ANSYS buys SpaceClaim (finally!)
Yes, yes, yes, ANSYS announced Q1 results today and we’ll get to that. What’s really got you buzzing is the second press release out of ANSYS this morning:
For those who follow simulation but not CAD, SpaceClaim has ruffled a lot of feathers since 2007 by saying that CAD software should be easy to use and history-free. This message, directly or indirectly (hah!), led PTC to Creo Direct, NX to Synchronous Technology, DS to LiveShape and Autodesk to Fusion. Starting from scratch, SpaceClaim was also able to create a clean, lean UI to streamline the user experience, something all the other CAD vendors have also done. Coincidence or competitive pressure? You decide.
No matter how you see sequence and intent, SpaceClaim changed the conversation in CAD.
This sounds like an appreciation of a technology that has died — far from it. ANSYS says it is committed to moving SpaceClaim forward, to “develop, support and innovate for SpaceClaim Engineer and its modules”. SpaceClaim co-founder Danny Dean told customers in a blog post that SpaceClaim “with ANSYS’s resources behind us, will be better positioned to deliver industry changing products faster than we have been before”.
- ANSYS acquired SpaceClaim yesterday (April 30). Yup, the deal is done, though the integration of the two businesses is just getting underway.
- ANSYS paid $85 million in cash for a company that is expected to have revenue of around $14 million in 2014 — that’s a revenue multiple of more than 6.
- SpaceClaim was started in 2005 by Mike Payne (PTC, SolidWorks, now Kenesto), Danny Dean (PTC, Applicon, now SpaceClaim SVP, R&D), David Taylor (Computervision, PTC, now CADstack), and Blake Courter (PTC, Gravelsoft, now Grabcad). Just look at the pedigrees! No wonder they were able to secure backing from technology venture capitalists, including North Bridge, Kodiak, Borealis and Needham.
- SpaceClaim has around 50 employees, all of whom have joined ANSYS except CEO Chris Randles and CFO Gregory Stott.
- SpaceClaim has sold around 50,000 seats since first commercial shipment, and customers in over 4,500 accounts, including 18 major global OEMs. There is some overlap with ANSYS, but also potential for ANSYS sales into greenfield accounts.
- ANSYS and SpaceClaim have been partners since 2007, marketing ANSYS SpaceClaim Direct Modeler to analysts who needed to create an easily editable CAD model for CAE.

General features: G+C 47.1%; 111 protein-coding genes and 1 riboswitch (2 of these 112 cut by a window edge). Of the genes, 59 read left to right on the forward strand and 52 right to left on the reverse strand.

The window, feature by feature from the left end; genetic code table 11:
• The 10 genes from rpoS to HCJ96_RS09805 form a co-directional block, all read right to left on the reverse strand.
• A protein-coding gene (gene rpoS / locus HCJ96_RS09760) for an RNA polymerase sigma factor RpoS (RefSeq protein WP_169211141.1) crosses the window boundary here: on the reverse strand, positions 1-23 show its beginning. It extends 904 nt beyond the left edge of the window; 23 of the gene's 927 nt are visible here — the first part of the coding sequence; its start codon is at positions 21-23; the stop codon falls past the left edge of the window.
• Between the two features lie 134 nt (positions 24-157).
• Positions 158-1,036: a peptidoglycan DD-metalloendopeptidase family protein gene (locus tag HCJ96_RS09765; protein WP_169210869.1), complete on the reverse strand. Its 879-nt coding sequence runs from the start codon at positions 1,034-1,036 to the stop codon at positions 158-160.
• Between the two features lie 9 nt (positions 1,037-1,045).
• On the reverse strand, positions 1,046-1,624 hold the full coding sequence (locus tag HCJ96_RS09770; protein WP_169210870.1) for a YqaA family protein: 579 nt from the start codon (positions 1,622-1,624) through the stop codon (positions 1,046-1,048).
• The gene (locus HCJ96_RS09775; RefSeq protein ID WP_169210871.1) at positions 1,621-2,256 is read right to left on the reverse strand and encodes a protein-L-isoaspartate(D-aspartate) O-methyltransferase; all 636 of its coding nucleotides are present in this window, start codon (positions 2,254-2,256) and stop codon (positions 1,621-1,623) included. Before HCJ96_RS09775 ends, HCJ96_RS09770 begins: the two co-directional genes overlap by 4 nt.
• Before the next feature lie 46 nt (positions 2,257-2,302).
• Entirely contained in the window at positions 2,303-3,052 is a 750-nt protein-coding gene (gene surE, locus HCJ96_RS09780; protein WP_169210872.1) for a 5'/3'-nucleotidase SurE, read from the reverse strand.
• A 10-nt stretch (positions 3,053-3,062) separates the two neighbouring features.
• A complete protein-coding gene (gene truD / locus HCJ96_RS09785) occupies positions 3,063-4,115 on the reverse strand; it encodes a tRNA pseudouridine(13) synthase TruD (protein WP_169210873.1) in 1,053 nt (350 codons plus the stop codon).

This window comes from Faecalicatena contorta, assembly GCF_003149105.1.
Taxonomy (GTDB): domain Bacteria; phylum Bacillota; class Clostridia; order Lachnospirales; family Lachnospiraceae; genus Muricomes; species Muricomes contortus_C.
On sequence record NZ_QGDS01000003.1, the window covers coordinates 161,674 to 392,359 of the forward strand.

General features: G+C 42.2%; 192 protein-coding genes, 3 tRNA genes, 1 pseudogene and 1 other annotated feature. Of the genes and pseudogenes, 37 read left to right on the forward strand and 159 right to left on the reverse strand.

- ANSYS expects SpaceClaim to have revenue of about $14 million in 2014 (so will add something like $7 million to $8 million to ANSYS’ fiscal 2014).
- ANSYS says that the transaction will not affect its own CAD neutrality, an important point given that the majority of its customers are likely not SpaceClaim users.
I learned from ANSYS VP, Marketing Josh Fredberg that the company looks at OEM relationships (like the one with SpaceClaim) as “dating before marriage”. How is the relationship? Are we going in the same direction? Yes? Let’s make it permanent. He said that there was no specific reason for doing this deal now, other than SpaceClaim’s business is taking off and ANSYS wanted to be sure that it steered SpaceClaim in CAE-friendly directions.
What I found most interesting in the materials ANSYS prepped for the announcement are these two items
SpaceClaim “Drives Growth Through Expanded Customer Base and Cross-Selling” because it “Expands user base from analysts/expert users to 5 million design and systems engineers”
Large Market Opportunity:
25 million engineers in manufacturing
1.1 million commercial CAD seats in maintenance
SpaceClaim addressed the needs of 5 million+ engineers
[from the investor presentation, page 6 and 9. ANSYS text in italics.]
We can’t argue that SpaceClaim’s direct modeling lets engineers and designers build and edit models, and ANSYS and SpaceClaim have a proven workflow to get the models from CAD to CAE. But these factoids imply that SpaceClaim can take ANSYS from an expert user base of 475,000 seats (last data point I have, from their 2011 investor conference) to a much broader commercial base, as many as 5 million. That’s a 10x stretch. Not all engineers think they need or can afford simulation. Even those who are interested often find that CAE is too complicated.
But this is a long game, a strategic acquisition: If ANSYS can take SpaceClaim to even a fraction of the engineers who don’t currently use any CAD tool, they’ve created an opportunity for follow-on sales of other technologies, like CAE. Then, if ANSYS can create a CAE workflow that “hides the ugly” and simplifies the front-end, as Mr. Fredberg puts it, they can get simulation into many more hands. ANSYS intends to build a center of excellence around SpaceClaim, to focus on pre-processing and meshing with the ultimate goal of hiding the ugly so that users can concentrate on their design, not learn the intricacies of simulation software.
“Hiding the ugly” is a great term but it’s a not a revolutionary idea. The industry has been working towards this, in baby steps, for years. Let’s see if the combination of ANSYS and SpaceClaim can pick up the pace.